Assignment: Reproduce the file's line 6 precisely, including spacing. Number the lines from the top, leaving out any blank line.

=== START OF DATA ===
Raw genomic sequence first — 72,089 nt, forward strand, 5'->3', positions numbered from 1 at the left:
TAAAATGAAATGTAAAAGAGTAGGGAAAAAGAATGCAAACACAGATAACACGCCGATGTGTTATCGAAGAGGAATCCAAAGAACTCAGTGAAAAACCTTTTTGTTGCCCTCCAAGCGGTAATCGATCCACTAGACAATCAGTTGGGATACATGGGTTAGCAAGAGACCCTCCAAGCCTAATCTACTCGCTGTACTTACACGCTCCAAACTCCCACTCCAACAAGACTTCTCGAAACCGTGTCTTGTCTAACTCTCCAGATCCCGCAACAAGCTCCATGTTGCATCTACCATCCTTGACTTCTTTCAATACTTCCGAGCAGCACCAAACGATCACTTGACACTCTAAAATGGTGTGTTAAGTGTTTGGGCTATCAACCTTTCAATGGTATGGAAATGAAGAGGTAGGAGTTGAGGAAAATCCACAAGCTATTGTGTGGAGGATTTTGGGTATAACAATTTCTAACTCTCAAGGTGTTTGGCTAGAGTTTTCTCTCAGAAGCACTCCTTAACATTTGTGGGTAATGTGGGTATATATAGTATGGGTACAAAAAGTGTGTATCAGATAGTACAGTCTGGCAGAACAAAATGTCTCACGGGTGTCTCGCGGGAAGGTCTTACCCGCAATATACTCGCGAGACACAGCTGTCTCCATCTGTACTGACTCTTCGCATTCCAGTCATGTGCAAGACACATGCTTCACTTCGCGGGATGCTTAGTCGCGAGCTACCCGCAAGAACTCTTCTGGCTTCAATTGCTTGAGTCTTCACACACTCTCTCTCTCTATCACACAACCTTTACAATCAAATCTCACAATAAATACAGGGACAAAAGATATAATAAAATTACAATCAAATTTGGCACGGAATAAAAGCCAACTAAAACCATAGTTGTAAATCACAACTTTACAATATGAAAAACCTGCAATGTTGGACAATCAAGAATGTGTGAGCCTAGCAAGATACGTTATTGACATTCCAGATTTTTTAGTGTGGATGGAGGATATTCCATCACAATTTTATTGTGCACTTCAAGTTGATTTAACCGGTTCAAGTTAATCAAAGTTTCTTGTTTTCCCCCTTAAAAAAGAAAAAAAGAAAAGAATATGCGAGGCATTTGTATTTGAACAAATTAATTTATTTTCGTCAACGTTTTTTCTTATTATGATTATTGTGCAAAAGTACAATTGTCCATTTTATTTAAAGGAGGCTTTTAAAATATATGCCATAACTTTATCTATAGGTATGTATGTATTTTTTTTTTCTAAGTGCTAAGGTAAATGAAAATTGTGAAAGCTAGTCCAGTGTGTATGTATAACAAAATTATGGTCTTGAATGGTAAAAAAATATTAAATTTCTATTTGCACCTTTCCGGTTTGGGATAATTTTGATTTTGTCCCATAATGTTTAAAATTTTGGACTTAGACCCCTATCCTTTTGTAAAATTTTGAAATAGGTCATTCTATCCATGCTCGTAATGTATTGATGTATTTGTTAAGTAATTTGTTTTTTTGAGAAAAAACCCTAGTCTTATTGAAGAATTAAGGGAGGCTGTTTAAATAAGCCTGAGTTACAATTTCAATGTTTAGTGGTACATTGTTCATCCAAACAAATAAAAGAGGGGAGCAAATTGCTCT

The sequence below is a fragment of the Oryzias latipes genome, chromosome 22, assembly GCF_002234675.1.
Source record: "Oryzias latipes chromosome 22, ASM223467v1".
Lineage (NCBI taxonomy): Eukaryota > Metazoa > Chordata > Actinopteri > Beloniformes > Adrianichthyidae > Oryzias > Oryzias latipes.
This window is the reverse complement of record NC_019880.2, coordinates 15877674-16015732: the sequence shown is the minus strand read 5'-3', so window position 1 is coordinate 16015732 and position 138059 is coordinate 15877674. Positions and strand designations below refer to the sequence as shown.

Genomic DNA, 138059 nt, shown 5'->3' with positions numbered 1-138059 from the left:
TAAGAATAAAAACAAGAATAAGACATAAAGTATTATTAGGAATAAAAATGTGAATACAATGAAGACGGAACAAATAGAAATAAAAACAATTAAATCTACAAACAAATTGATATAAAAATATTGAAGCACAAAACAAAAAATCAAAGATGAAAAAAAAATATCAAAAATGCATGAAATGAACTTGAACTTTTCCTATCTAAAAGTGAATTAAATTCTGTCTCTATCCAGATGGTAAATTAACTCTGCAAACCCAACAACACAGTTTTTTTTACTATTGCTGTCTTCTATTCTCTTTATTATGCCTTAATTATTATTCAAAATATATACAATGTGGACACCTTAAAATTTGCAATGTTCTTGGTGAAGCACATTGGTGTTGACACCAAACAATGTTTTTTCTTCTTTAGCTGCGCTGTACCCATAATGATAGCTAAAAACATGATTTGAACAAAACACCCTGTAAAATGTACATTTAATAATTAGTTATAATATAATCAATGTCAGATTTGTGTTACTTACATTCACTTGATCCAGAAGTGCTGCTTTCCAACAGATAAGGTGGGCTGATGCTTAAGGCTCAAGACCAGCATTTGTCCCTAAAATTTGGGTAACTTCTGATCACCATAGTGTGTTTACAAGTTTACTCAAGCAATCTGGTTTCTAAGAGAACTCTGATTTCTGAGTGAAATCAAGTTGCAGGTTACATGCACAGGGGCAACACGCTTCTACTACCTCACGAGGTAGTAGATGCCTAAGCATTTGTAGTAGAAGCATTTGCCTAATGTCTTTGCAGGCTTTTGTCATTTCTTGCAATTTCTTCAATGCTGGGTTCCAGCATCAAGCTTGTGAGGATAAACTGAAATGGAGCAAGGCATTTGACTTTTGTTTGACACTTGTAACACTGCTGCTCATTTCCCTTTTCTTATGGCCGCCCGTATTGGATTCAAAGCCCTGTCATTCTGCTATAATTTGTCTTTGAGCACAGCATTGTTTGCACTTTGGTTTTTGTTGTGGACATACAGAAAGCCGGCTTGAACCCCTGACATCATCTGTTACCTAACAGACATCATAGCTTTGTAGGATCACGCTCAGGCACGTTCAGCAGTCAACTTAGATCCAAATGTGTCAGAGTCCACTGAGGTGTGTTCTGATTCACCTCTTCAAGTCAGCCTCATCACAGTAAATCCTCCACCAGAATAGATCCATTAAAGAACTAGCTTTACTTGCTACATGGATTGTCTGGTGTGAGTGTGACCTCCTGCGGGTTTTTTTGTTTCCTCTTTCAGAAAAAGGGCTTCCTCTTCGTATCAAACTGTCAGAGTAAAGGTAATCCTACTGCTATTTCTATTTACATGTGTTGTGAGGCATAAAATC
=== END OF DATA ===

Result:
This window is the reverse complement of record NC_019880.2, coordinates 15877674-16015732: the sequence shown is the minus strand read 5'-3', so window position 1 is coordinate 16015732 and position 138059 is coordinate 15877674. Positions and strand designations below refer to the sequence as shown.